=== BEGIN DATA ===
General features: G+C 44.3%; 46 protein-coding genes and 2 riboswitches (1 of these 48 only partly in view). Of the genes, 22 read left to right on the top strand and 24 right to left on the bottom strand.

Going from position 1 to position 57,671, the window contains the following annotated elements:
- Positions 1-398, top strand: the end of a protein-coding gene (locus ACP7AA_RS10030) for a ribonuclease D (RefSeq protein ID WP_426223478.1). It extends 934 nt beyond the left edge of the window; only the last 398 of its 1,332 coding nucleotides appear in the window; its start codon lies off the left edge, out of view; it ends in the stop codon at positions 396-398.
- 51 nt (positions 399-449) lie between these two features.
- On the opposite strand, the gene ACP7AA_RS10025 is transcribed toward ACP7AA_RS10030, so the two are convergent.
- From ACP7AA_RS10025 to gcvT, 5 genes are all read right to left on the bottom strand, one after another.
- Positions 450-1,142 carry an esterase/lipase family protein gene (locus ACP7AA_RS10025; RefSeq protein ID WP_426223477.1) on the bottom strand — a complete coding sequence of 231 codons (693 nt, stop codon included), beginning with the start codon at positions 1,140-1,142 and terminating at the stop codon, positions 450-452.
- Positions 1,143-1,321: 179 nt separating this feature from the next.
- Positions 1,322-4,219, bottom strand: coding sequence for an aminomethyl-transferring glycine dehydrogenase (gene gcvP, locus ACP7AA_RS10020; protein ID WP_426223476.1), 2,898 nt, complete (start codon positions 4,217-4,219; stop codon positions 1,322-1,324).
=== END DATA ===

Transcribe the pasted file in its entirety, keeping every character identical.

General features: G+C 44.3%; 46 protein-coding genes and 2 riboswitches (1 of these 48 only partly in view). Of the genes, 22 read left to right on the top strand and 24 right to left on the bottom strand.

Going from position 1 to position 57,671, the window contains the following annotated elements:
- Positions 1-398, top strand: the end of a protein-coding gene (locus ACP7AA_RS10030) for a ribonuclease D (RefSeq protein ID WP_426223478.1). It extends 934 nt beyond the left edge of the window; only the last 398 of its 1,332 coding nucleotides appear in the window; its start codon lies off the left edge, out of view; it ends in the stop codon at positions 396-398.
- 51 nt (positions 399-449) lie between these two features.
- On the opposite strand, the gene ACP7AA_RS10025 is transcribed toward ACP7AA_RS10030, so the two are convergent.
- From ACP7AA_RS10025 to gcvT, 5 genes are all read right to left on the bottom strand, one after another.
- Positions 450-1,142 carry an esterase/lipase family protein gene (locus ACP7AA_RS10025; RefSeq protein ID WP_426223477.1) on the bottom strand — a complete coding sequence of 231 codons (693 nt, stop codon included), beginning with the start codon at positions 1,140-1,142 and terminating at the stop codon, positions 450-452.
- Positions 1,143-1,321: 179 nt separating this feature from the next.
- Positions 1,322-4,219, bottom strand: coding sequence for an aminomethyl-transferring glycine dehydrogenase (gene gcvP, locus ACP7AA_RS10020; protein ID WP_426223476.1), 2,898 nt, complete (start codon positions 4,217-4,219; stop codon positions 1,322-1,324).